“Author” bathes in synth glaze and trudging guitars, adding muscle to the force, heaviness becoming a serious factor. Fiery leads cause smoke to well, and Renske wails, “A sky void of stars, touch the concrete placed on my chest,” giving us our album title. “Impermanence” features Joel Ekelöf of Soen and Willowtree, and the playing melts the ice, the keys making your brain feel like it’s spinning. “We can’t live forever, I gave you my shards of sky,” Renske calls, a strong soloing ripping into the fabric of time, fuming and creating a devastating and strange finish. ​“Sclera” has washed-out singing and an ambiance that feels like it creeps up on you, startling with a cold hand to the back. “Meet up at dusk out on the tracks, quietly stare with poisoned eyes,” Renske sings ominously, mixing moody shadows with solemnity, pulling vulnerability out into the open for all to see. “Atrium” leads with synth strikes and guitars that lap over the earth, daring you to look the storm in the eye. Keys bubble and Renske’s tone gets a little deeper, paying the emotional toll at hand, letting the sharp angles dig into the flesh. “No Beacon to Illuminate Our Fall” is your closer if you have the vinyl edition, a 6:08 power that digs into your bloodstream and threatens with edgier guitars. “I arm my dead mind with the final reason, will sell it to the lowest bidder,” Renske taunts as the playing smears, the heaviness working as a perfect companion to the foreboding dreams. “The more you hurt, the more I love you,” Renske confesses as weighty playing shakes the ground, and an icy ambiance escapes into the night. “Absconder” is a bonus track on the CD and digital formats, and it’s honestly not a throwaway piece. It’s emotional, forceful, and stormy, a strong cut that could have appeared earlier and not been out of place.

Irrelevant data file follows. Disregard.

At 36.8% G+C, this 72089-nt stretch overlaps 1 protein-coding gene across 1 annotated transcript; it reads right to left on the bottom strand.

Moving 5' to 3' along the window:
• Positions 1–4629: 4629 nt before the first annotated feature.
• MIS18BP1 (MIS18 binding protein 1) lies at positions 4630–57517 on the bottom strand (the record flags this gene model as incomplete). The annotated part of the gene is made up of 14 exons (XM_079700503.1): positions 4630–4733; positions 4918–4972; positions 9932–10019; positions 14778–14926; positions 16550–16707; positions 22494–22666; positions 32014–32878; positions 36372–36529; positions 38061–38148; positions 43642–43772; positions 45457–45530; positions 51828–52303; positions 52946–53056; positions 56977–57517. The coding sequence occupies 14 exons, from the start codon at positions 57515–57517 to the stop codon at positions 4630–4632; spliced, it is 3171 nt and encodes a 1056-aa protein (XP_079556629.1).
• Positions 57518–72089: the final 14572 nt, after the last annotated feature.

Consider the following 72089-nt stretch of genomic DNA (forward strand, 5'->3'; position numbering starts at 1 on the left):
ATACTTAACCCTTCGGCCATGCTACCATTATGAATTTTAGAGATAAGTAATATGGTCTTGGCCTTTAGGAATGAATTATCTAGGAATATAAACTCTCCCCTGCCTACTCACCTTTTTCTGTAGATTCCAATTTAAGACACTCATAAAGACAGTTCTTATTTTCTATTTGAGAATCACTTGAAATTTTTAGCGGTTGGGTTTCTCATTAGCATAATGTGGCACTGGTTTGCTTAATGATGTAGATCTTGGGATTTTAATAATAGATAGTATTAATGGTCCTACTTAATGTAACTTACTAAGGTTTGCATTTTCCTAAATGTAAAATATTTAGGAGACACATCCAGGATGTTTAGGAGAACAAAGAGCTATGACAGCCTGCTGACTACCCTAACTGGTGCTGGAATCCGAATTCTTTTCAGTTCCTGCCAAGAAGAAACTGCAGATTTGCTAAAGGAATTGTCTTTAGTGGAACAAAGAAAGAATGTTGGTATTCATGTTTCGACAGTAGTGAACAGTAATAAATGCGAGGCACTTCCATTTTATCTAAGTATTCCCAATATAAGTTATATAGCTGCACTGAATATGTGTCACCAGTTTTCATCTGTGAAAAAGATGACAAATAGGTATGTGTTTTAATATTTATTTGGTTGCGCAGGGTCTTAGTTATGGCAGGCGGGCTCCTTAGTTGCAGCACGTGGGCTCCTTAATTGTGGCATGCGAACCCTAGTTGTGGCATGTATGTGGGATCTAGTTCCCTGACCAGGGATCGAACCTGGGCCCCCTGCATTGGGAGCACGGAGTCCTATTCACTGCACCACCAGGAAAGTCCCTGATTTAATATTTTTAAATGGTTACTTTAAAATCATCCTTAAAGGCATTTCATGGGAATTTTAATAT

Katatonia’s work comes with some expectations, that being goth-laced heaviness, confessional bloodletting, and the feeling like emotional wounds you never considered have risen to the surface. “Sky Void of Stars” fits nicely in their career trajectory, and while their heaviest days remain in the past, they have mastered this frosty power, delivering songs that stick in your mind for days on end. Katatonia show no signs of slowing down, nor do they seem to be gaining any immunity to the pain that plagues all humans as we look despair in the face and try to make our way in defiance.

For more on the band, go here: https://www.facebook.com/katatonia

To buy the album (North America), go here: https://www.napalmrecordsamerica.com/katatonia

Or here (rest of the world): https://napalmrecords.com/

For more on the label, go here: https://label.napalmrecords.com/

2 thoughts on “PICK OF THE WEEK: Katatonia chill with gloom, melancholic woes on captivating ‘Sky Void of Stars’

  1. I’ve been worried about Katatonia tbh.

    Two of their last three have been lackluster (Fall of Hearts being the exception) so I hope this is more consistent than City Burials.

    • I hear you. I really like “City Burials” but I can understand your feelings. If there’s one negative, and I thought of this after I posted the review in subsequent listens, this would work even better at 8 tracks instead of 10. But it’s a minor quibble.